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YMMV / Mario & Luigi: Paper Jam

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  • 8.8: IGN's review of the game gave it a 5.9, just barely above average. Especially when they panned the game's writing; something that's commonly been considered one of the best aspects, and even more so in that the score is far worse than the 8.3 given to Paper Mario: Sticker Star, which is near-universally considered an inferior game. This unsurprisingly led to a ton of backlash against the site.
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  • Audience-Alienating Premise: It's a crossover between Mario & Luigi and Paper Mario...that only uses "mainline" Mario characters. While some fans of Bowser and the Koopa clan were pleasantly surprised by the writing, many people were put off by the crossover playing things too safe and coming across as yet another shallow spinoff for the New Super Mario Bros. crowd, and the game became the lowest-selling Mario & Luigi title.
  • Author's Saving Throw:
    • Instead of being a humorous Ineffectual Sympathetic Villain, both Bowsers are also presented as legitimate, cunning threats like he was in Dream Team, although they definitely still have their Funny Moments and Large Ham.
    • One of the many changes Paper Mario: Sticker Star is infamous for is removing Experience Points, a well regarded standard of RPGs. Instead, it expected you to fight battles to get coins in order to buy stickers...which you would use to battle enemies for more coins, effectively making battles pointless. Thus, many are relieved to see Paper Mario benefiting from EXP again after battles.
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    • While some fans are upset about the lack of original characters, the game instead fleshes out the Koopalings' personalities and, for the first time in an official work, gives them fairly extensive dialogue. Some people see this as AlphaDream taking advantage of this apparent restriction to give some depth to previously Flat Characters that are nonetheless fan-favorites. This also applies to Bowser Jr. to a lesser extent, as the game portrays both of him as lovable Jerkass Woobies who just wanted friends, giving Bowser Jr. more depth for the first time since his debut.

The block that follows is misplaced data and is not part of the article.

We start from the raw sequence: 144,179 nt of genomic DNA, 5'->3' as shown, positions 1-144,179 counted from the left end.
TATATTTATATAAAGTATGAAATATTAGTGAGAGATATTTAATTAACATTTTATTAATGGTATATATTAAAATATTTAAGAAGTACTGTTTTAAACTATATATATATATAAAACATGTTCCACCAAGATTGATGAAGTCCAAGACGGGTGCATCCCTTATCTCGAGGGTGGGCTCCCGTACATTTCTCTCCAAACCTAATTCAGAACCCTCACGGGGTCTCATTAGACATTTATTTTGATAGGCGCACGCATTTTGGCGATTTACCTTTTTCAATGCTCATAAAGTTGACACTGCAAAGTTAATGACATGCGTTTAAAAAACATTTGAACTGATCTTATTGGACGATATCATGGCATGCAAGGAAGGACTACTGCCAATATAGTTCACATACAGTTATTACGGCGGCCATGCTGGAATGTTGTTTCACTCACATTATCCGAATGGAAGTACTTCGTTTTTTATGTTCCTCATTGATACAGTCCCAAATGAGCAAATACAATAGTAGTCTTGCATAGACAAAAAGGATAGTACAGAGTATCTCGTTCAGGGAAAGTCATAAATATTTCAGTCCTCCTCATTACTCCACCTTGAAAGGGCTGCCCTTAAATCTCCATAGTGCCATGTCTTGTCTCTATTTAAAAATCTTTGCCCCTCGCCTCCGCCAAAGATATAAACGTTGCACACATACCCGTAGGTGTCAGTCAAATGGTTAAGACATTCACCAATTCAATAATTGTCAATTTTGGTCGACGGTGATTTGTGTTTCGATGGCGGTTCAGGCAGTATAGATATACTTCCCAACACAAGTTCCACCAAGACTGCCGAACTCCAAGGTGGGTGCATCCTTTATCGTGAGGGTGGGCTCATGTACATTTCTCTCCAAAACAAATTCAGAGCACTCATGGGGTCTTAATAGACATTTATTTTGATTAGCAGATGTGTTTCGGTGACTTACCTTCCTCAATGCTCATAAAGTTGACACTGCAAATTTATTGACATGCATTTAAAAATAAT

• Digging Beans out of the ground in Dream Team involves Mario jumping out of the ground each and every time. Here, Beans can be dug out by the Trio Drill without jumping out and the Trio Drill's dash ability enables you to collect multiple adjacent Beans at once.
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  • Awesome Boss: Shiny RoboBowser, the Final Boss. He's a fusion between both Bowsers and many of Paper Bowser's minions, resulting in a giant M&L Bowser clad in cardboard Powered Armor. In fine series tradition, the boss is quite hard (albeit easier than previous final bosses) and quite long, and the party has to damage the armor sufficiently to reach Bowser himself and use Trio Attacks: he also has a pretty impressive array of attacks that challenge the player in various ways, some of which copy the motif of the Trio Attacks. The whole thing is set to a somber Kingdom Hearts-like epic battle theme, just like Dreamy Bowser's.
  • Base-Breaking Character: Both Bowsers, since this is the third Mario RPG in a row where Bowser is portrayed as the Big Bad. Some enjoyed their darker (if still humorous) role and epic final boss fight, while others are tired of Bowser constantly being reused.
  • Breather Boss: Lemmy, Iggy, and Morton Jr., who appear at the end of the Boss Rush against the Koopalings. Their attacks aren't hard to counter, and successfully doing so will cause the trio to incapacitate themselves, making them easy to defeat.
  • Broken Base:
    • While the general opinion of the game has been a positive one, a few Paper Mario fans are rather annoyed that the game focuses more on the Mario and Luigi side of things, especially after the lackluster reception Paper Mario: Sticker Star got.
    • The removal of being able to increase a stat bonus during a level-up. Some don't mind its removal because it was a Game-Breaker before, and Beans and Rank Up bonuses which have similar effects are still present, while others think it's still unnecessary and removes a level of strategy in the game.